Could university training and a proactive attitude of coworkers be associated with influenza vaccination compliance? A multicentre survey among Italian medical residents Assessment and evaluation of admissions, knowledge, skills and attitudes

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Abstract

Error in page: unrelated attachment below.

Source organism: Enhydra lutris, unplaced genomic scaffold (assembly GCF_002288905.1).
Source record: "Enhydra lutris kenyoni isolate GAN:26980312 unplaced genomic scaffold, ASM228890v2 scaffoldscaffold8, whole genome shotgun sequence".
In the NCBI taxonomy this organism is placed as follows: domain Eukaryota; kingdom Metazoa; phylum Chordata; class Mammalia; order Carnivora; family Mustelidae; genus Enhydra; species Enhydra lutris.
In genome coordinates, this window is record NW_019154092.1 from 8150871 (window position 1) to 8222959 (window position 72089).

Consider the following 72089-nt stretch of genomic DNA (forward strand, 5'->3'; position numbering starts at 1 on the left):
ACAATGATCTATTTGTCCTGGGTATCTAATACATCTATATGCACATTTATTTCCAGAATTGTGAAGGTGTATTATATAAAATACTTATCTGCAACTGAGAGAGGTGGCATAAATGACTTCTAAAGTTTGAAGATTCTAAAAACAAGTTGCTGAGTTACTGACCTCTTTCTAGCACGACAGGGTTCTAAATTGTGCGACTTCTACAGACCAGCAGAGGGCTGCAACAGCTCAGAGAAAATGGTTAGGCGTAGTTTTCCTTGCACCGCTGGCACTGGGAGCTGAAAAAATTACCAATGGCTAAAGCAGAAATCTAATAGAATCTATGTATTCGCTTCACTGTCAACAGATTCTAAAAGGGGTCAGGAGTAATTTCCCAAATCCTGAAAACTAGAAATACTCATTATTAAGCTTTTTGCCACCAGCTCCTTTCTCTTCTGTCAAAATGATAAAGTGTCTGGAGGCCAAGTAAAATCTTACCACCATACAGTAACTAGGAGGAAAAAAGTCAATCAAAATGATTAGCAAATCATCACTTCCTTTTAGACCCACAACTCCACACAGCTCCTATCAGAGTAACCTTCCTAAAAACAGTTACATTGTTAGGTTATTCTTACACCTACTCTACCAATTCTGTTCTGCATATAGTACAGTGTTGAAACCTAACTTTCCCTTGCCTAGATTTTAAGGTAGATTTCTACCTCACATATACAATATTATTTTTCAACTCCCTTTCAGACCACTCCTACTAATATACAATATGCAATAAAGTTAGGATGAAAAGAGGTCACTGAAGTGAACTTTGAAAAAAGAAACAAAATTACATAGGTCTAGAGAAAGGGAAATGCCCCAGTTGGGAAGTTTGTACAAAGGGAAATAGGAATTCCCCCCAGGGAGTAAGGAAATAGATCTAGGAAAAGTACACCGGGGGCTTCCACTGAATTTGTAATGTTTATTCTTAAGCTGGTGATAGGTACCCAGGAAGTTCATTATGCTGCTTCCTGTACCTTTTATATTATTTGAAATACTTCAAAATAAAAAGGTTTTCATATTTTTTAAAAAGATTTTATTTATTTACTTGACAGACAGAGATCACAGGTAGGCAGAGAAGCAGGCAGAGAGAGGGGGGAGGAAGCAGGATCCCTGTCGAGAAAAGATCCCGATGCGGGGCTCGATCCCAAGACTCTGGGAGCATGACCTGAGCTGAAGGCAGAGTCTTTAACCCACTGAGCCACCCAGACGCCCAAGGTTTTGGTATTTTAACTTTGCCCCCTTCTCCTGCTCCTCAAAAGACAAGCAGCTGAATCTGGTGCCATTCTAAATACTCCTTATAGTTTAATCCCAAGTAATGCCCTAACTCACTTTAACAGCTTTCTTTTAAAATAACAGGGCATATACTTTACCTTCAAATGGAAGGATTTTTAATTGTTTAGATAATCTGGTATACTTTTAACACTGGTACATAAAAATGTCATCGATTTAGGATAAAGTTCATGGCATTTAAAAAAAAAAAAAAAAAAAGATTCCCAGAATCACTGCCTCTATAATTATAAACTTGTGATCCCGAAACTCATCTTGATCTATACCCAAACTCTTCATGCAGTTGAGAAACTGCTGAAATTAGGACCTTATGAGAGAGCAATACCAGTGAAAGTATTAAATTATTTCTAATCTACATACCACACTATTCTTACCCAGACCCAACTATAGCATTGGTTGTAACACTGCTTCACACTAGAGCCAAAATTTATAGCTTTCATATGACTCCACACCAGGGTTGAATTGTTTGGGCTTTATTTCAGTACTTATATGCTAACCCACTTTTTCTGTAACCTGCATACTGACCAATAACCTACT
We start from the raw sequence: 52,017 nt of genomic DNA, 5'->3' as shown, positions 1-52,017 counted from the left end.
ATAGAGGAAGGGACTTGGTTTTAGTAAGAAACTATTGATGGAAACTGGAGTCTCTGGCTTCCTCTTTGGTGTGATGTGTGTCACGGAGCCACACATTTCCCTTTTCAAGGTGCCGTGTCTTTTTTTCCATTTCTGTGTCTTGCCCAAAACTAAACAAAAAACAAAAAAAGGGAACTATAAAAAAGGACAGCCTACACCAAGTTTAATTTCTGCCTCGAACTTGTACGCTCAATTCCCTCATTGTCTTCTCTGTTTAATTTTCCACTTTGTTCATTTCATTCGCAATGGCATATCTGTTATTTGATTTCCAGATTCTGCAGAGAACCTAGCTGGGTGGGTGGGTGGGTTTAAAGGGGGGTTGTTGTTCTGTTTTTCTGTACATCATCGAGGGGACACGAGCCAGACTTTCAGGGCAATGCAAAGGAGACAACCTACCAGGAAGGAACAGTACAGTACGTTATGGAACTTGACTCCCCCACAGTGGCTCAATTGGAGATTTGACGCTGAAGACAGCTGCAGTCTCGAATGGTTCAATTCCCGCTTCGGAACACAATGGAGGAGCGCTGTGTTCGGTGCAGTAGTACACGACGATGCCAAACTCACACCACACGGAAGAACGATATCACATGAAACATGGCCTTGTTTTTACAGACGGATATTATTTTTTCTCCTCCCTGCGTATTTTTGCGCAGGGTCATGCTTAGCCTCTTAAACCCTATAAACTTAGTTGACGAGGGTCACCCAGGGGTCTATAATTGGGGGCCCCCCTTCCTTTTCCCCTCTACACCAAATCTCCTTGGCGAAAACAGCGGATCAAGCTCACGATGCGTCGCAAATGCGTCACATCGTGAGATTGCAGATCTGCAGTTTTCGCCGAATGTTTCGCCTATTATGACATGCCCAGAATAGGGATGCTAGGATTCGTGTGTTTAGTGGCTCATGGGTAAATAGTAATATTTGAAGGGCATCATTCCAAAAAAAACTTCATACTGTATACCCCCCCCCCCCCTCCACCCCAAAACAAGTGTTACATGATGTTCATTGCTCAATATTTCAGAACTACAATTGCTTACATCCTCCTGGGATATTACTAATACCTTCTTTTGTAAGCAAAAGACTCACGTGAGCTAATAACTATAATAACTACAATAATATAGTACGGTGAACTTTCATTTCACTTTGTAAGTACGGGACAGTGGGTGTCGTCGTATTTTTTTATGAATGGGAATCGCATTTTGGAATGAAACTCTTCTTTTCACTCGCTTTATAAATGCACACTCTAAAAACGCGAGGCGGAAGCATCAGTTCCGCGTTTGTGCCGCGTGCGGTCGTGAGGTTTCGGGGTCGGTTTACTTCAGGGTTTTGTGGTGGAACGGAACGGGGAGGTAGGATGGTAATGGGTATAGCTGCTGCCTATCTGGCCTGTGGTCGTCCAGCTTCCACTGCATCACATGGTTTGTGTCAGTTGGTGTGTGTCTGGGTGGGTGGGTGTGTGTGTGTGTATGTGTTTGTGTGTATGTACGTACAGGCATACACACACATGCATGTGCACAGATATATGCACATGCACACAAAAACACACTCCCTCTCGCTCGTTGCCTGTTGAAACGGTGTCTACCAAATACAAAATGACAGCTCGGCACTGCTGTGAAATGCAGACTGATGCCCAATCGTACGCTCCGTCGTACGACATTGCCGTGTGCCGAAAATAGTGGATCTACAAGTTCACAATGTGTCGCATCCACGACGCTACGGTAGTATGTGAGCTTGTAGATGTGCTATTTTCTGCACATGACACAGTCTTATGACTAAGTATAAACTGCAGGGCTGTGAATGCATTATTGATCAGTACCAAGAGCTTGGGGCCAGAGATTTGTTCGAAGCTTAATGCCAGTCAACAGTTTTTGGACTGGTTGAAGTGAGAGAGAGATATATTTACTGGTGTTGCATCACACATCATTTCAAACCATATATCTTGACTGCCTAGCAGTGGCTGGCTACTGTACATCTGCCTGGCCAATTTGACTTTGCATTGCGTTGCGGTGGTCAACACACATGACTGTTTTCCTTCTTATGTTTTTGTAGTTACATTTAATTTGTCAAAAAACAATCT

Background: Although influenza vaccination has been demonstrated to be safe and effective, vaccination coverage rates among health care workers and among medical residents appear generally low. Several investigations have been performed worldwide to analyze the healthcare workers' educational deficiencies. This multicentre survey aimed to investigate at a nationwide level training quality and work environment associated with seasonal influenza vaccination uptake among Italian medical residents. Methods: A retrospective cohort study was carried out from April 2012 to June 2012 on medical residents regularly attending the post-graduate medical schools of 18 Italian Universities via an anonymous, self administered, web-based questionnaire. Data have been analyzed by using the R statistical software package. Results: A total of 2506 out of 10,854 medical residents (23.1 %) have been recruited. The quality of training on influenza and influenza vaccination was reported as "fair" or "poor" during both pre-graduate (40.7 % of respondents) and post-graduate medical school (59.6 % of respondents). Vaccination uptake was associated with adherence to seasonal 2011/2012 influenza vaccination of medical school tutors (adjusted OR = 4.4; 95 % CI = 1.35-14.26) and other medical residents (adjusted OR = 2.2; 95 % CI = 1.14-4.23). Moreover, influenza vaccination uptake was also associated with correct knowledge about the virus composition of 2011/2012 influenza vaccine (adjusted OR = 2.43; 95 % CI = 1.64-2.58) and consultation of scientific sources or Institutional recommendations on influenza vaccination (adjusted OR = 6.96; 95 % CI = 3.38-214.36). Conclusions: Medical residency represents an opportunity to implement educational and training interventions aiming to promote appropriate professional behaviors and skills. Our study suggest that appropriate training, adequate education and proactive coworkers feelings can improve influenza vaccination attitudes towards young doctor.